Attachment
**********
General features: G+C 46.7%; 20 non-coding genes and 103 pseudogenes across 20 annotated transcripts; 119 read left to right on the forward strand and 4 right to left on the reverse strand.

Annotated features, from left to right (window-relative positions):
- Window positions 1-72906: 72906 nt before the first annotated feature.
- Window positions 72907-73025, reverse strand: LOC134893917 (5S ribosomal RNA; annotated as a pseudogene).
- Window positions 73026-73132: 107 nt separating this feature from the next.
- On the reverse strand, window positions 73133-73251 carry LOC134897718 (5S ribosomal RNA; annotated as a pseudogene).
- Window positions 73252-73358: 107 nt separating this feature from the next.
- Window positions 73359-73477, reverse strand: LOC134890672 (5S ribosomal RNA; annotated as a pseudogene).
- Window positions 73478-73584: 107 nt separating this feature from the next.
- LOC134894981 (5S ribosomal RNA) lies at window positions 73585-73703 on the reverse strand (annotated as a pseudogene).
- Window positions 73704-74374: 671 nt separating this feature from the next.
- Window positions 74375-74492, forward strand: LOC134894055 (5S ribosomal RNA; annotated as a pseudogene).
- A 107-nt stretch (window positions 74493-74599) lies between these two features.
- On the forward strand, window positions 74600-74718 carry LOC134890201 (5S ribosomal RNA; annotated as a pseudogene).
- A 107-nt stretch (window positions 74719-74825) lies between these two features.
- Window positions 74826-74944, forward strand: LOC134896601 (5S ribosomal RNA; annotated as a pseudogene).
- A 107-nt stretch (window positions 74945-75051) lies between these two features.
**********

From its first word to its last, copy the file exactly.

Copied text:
General features: G+C 46.7%; 20 non-coding genes and 103 pseudogenes across 20 annotated transcripts; 119 read left to right on the forward strand and 4 right to left on the reverse strand.

Annotated features, from left to right (window-relative positions):
- Window positions 1-72906: 72906 nt before the first annotated feature.
- Window positions 72907-73025, reverse strand: LOC134893917 (5S ribosomal RNA; annotated as a pseudogene).
- Window positions 73026-73132: 107 nt separating this feature from the next.
- On the reverse strand, window positions 73133-73251 carry LOC134897718 (5S ribosomal RNA; annotated as a pseudogene).
- Window positions 73252-73358: 107 nt separating this feature from the next.
- Window positions 73359-73477, reverse strand: LOC134890672 (5S ribosomal RNA; annotated as a pseudogene).
- Window positions 73478-73584: 107 nt separating this feature from the next.
- LOC134894981 (5S ribosomal RNA) lies at window positions 73585-73703 on the reverse strand (annotated as a pseudogene).
- Window positions 73704-74374: 671 nt separating this feature from the next.
- Window positions 74375-74492, forward strand: LOC134894055 (5S ribosomal RNA; annotated as a pseudogene).
- A 107-nt stretch (window positions 74493-74599) lies between these two features.
- On the forward strand, window positions 74600-74718 carry LOC134890201 (5S ribosomal RNA; annotated as a pseudogene).
- A 107-nt stretch (window positions 74719-74825) lies between these two features.
- Window positions 74826-74944, forward strand: LOC134896601 (5S ribosomal RNA; annotated as a pseudogene).
- A 107-nt stretch (window positions 74945-75051) lies between these two features.